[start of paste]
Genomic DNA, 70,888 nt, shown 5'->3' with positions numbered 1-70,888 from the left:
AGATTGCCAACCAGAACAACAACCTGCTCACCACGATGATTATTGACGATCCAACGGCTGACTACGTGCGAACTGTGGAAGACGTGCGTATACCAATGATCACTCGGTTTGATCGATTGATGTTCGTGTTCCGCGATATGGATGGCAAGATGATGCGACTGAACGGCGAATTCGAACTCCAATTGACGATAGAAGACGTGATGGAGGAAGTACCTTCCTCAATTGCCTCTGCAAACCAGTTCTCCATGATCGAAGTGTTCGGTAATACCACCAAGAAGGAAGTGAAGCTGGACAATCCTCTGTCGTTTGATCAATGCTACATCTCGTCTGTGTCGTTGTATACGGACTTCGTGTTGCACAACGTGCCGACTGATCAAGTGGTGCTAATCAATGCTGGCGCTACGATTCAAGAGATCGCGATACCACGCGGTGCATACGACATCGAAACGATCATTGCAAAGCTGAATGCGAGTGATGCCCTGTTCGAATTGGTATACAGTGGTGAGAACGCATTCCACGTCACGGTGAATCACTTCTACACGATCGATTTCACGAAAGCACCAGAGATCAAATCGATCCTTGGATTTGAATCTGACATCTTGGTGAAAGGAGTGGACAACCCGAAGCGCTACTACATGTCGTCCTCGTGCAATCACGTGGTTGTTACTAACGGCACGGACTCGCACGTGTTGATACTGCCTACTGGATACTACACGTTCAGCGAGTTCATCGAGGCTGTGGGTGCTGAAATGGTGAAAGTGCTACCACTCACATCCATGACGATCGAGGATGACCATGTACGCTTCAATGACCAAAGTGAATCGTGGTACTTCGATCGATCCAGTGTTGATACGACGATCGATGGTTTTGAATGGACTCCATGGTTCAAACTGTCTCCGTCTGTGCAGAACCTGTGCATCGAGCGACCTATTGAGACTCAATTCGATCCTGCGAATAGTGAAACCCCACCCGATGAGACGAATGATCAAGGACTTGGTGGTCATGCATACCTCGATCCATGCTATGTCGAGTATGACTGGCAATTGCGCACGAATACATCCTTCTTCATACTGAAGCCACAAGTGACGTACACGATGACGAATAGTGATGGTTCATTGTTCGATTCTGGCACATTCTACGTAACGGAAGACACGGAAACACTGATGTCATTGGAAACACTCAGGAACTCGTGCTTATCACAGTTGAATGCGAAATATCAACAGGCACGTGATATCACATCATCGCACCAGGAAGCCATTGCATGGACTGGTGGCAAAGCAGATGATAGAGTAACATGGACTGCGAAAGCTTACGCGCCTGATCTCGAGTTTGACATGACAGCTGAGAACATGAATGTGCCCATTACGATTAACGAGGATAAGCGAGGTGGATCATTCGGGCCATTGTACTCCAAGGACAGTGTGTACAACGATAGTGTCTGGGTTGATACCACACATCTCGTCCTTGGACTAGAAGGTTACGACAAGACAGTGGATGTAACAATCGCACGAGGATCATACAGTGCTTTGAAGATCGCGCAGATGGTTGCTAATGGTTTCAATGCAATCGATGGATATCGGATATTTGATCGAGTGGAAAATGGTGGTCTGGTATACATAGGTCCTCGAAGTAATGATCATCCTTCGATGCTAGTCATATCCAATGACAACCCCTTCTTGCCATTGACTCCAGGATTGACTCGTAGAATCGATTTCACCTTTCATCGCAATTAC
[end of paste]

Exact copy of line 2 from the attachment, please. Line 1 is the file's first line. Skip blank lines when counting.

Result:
AGATTGCCAACCAGAACAACAACCTGCTCACCACGATGATTATTGACGATCCAACGGCTGACTACGTGCGAACTGTGGAAGACGTGCGTATACCAATGATCACTCGGTTTGATCGATTGATGTTCGTGTTCCGCGATATGGATGGCAAGATGATGCGACTGAACGGCGAATTCGAACTCCAATTGACGATAGAAGACGTGATGGAGGAAGTACCTTCCTCAATTGCCTCTGCAAACCAGTTCTCCATGATCGAAGTGTTCGGTAATACCACCAAGAAGGAAGTGAAGCTGGACAATCCTCTGTCGTTTGATCAATGCTACATCTCGTCTGTGTCGTTGTATACGGACTTCGTGTTGCACAACGTGCCGACTGATCAAGTGGTGCTAATCAATGCTGGCGCTACGATTCAAGAGATCGCGATACCACGCGGTGCATACGACATCGAAACGATCATTGCAAAGCTGAATGCGAGTGATGCCCTGTTCGAATTGGTATACAGTGGTGAGAACGCATTCCACGTCACGGTGAATCACTTCTACACGATCGATTTCACGAAAGCACCAGAGATCAAATCGATCCTTGGATTTGAATCTGACATCTTGGTGAAAGGAGTGGACAACCCGAAGCGCTACTACATGTCGTCCTCGTGCAATCACGTGGTTGTTACTAACGGCACGGACTCGCACGTGTTGATACTGCCTACTGGATACTACACGTTCAGCGAGTTCATCGAGGCTGTGGGTGCTGAAATGGTGAAAGTGCTACCACTCACATCCATGACGATCGAGGATGACCATGTACGCTTCAATGACCAAAGTGAATCGTGGTACTTCGATCGATCCAGTGTTGATACGACGATCGATGGTTTTGAATGGACTCCATGGTTCAAACTGTCTCCGTCTGTGCAGAACCTGTGCATCGAGCGACCTATTGAGACTCAATTCGATCCTGCGAATAGTGAAACCCCACCCGATGAGACGAATGATCAAGGACTTGGTGGTCATGCATACCTCGATCCATGCTATGTCGAGTATGACTGGCAATTGCGCACGAATACATCCTTCTTCATACTGAAGCCACAAGTGACGTACACGATGACGAATAGTGATGGTTCATTGTTCGATTCTGGCACATTCTACGTAACGGAAGACACGGAAACACTGATGTCATTGGAAACACTCAGGAACTCGTGCTTATCACAGTTGAATGCGAAATATCAACAGGCACGTGATATCACATCATCGCACCAGGAAGCCATTGCATGGACTGGTGGCAAAGCAGATGATAGAGTAACATGGACTGCGAAAGCTTACGCGCCTGATCTCGAGTTTGACATGACAGCTGAGAACATGAATGTGCCCATTACGATTAACGAGGATAAGCGAGGTGGATCATTCGGGCCATTGTACTCCAAGGACAGTGTGTACAACGATAGTGTCTGGGTTGATACCACACATCTCGTCCTTGGACTAGAAGGTTACGACAAGACAGTGGATGTAACAATCGCACGAGGATCATACAGTGCTTTGAAGATCGCGCAGATGGTTGCTAATGGTTTCAATGCAATCGATGGATATCGGATATTTGATCGAGTGGAAAATGGTGGTCTGGTATACATAGGTCCTCGAAGTAATGATCATCCTTCGATGCTAGTCATATCCAATGACAACCCCTTCTTGCCATTGACTCCAGGATTGACTCGTAGAATCGATTTCACCTTTCATCGCAATTAC